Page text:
WASHINGTON (Reuters) - President Barack Obama said on Monday that Wall Street banks had failed to show remorse for the “wild risks” that triggered a financial meltdown and helped to push the United States into recession.
Obama unveiled a sweeping regulatory overhaul in June aimed at improving government oversight of banks and markets to avert a repeat of the financial crisis.
“The problem that I’ve seen, at least, is you don’t get a sense that folks on Wall Street feel any remorse for taking all these risks,” Obama said in an interview with PBS television.
“You don’t get a sense that there’s been a change of culture and behavior as a consequence of what has happened. And that’s why the financial regulatory reform proposals that we put forward are so important,” he said.
Obama said the planned regulatory reforms would prevent Wall Street firms from taking the “wild risks” they had taken before the financial crisis. Shareholders should also have the right to weigh in on huge bonuses paid to executives, he said.
Wall Street paid more than $18 billion of bonuses in 2008, a year in which it needed trillions of dollars of taxpayer support.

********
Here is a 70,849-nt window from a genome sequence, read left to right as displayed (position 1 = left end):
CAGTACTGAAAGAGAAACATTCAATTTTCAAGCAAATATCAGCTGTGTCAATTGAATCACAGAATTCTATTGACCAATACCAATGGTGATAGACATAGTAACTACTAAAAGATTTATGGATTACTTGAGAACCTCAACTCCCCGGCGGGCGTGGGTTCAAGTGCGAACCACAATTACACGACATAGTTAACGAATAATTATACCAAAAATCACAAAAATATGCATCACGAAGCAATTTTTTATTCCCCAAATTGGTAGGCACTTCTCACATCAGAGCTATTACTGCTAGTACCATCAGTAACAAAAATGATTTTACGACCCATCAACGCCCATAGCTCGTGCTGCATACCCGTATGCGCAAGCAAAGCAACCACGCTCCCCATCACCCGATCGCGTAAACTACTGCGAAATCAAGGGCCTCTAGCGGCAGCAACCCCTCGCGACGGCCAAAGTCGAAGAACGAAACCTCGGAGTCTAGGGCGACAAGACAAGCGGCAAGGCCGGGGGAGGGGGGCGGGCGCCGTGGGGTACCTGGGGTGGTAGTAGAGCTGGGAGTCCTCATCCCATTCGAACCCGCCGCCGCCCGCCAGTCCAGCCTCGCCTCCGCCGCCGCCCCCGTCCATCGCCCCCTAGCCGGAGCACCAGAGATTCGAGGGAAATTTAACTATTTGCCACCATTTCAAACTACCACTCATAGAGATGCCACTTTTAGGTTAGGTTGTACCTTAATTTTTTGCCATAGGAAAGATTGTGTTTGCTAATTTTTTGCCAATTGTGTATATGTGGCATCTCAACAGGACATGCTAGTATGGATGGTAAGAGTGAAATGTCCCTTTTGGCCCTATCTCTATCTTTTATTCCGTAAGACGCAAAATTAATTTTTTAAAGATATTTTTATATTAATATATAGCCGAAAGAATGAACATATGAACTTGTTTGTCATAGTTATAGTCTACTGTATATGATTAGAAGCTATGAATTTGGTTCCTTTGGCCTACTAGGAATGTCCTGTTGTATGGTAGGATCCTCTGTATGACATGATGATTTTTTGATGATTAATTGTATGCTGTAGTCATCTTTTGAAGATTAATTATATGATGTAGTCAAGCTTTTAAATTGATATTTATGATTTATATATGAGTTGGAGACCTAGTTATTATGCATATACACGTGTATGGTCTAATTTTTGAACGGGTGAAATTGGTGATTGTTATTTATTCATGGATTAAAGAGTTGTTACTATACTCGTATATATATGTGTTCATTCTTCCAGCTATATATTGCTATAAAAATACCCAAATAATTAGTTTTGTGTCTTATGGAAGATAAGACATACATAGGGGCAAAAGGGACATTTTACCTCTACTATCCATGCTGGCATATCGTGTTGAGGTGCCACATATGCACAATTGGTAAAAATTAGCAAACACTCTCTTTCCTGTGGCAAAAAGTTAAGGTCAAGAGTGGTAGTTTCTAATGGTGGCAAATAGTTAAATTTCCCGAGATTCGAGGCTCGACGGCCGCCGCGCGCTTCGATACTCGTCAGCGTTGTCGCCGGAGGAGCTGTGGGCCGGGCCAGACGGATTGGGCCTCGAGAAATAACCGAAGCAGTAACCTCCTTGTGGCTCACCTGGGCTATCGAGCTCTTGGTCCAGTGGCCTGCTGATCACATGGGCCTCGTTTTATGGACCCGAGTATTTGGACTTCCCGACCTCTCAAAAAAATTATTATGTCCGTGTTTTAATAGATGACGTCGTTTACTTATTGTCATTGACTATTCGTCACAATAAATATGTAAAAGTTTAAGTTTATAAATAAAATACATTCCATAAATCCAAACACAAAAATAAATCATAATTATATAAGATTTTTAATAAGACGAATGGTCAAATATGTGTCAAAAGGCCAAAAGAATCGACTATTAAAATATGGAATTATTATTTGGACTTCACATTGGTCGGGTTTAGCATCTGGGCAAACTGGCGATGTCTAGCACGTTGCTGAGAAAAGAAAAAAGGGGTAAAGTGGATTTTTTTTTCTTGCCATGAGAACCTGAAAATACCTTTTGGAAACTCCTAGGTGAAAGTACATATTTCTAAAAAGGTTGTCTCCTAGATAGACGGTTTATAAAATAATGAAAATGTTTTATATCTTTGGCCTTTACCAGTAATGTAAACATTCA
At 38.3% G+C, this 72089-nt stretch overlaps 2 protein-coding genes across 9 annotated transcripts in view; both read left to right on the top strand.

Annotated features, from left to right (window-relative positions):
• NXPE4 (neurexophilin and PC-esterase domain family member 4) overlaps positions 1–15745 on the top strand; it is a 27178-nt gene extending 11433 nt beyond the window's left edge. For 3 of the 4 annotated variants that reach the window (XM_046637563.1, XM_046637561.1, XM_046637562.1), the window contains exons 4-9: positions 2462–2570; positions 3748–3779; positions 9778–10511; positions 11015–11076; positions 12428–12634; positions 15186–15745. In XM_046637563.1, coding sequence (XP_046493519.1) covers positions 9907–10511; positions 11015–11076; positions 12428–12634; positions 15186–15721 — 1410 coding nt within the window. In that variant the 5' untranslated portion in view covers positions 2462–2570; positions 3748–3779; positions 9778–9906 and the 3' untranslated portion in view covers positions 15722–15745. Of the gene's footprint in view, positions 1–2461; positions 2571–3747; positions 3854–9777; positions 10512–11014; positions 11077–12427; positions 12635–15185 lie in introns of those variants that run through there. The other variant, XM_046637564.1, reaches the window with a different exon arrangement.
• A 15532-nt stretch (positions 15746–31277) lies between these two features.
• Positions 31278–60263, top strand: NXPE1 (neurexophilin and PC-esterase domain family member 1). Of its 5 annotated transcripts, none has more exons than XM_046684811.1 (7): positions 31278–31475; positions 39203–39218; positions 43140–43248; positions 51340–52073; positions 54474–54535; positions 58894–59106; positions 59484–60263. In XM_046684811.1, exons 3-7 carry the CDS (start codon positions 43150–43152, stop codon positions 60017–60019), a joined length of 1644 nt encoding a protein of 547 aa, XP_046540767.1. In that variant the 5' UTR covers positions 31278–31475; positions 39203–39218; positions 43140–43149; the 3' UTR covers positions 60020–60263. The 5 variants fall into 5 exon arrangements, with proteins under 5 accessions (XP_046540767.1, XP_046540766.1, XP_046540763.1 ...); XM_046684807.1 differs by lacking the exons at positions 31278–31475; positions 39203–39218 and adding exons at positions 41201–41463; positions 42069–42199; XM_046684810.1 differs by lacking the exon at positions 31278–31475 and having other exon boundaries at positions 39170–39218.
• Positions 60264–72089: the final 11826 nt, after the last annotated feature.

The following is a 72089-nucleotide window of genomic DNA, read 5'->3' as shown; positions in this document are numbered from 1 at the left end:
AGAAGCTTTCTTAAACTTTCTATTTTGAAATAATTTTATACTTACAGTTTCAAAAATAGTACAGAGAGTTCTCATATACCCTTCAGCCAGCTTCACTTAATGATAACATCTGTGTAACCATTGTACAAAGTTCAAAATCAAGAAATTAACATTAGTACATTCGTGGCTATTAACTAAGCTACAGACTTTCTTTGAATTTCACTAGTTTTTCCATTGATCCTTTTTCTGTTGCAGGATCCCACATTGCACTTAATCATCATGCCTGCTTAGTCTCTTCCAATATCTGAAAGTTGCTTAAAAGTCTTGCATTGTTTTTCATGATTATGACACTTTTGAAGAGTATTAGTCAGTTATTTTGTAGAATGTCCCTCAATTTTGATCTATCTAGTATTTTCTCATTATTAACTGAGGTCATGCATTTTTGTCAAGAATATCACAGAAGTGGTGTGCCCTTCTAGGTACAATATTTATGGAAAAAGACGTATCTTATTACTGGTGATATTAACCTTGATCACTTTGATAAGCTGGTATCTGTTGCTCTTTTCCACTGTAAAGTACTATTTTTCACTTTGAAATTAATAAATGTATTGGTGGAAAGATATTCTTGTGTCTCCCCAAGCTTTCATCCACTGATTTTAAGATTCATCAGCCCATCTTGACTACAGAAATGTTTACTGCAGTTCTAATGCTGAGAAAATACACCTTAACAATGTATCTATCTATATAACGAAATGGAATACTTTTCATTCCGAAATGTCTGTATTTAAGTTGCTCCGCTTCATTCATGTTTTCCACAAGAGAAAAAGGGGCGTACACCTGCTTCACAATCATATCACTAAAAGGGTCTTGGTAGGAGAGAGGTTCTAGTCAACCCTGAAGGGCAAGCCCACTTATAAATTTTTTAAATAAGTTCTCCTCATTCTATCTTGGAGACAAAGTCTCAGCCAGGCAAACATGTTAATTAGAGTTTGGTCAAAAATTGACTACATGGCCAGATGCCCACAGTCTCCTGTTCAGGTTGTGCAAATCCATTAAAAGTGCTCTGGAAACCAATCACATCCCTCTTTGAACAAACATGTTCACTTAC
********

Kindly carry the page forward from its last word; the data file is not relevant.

Asked if he was concerned about the jump in profits reported by banks Goldman Sachs and JPMorgan Chase & Co, Obama said his administration had less leverage over them now that they had repaid government bailout money.
He said the measures put in his place by his government to stabilize the economy were working, despite unemployment projected to rise above 10 percent within months.
”I think we’ve put out the fire. The analogy I use sometimes is, we had this beautiful house. And there was a fire. We came in and we had to hose it down.
“The fire is now out, but what we’ve discovered is, we need some new tuckpointing, the roof’s leaking, the boiler’s out, oh, and by the way, we’re way behind on our mortgage,” he said.
Reporting by Ross Colvin and Jeff Mason; Editing by Peter Cooney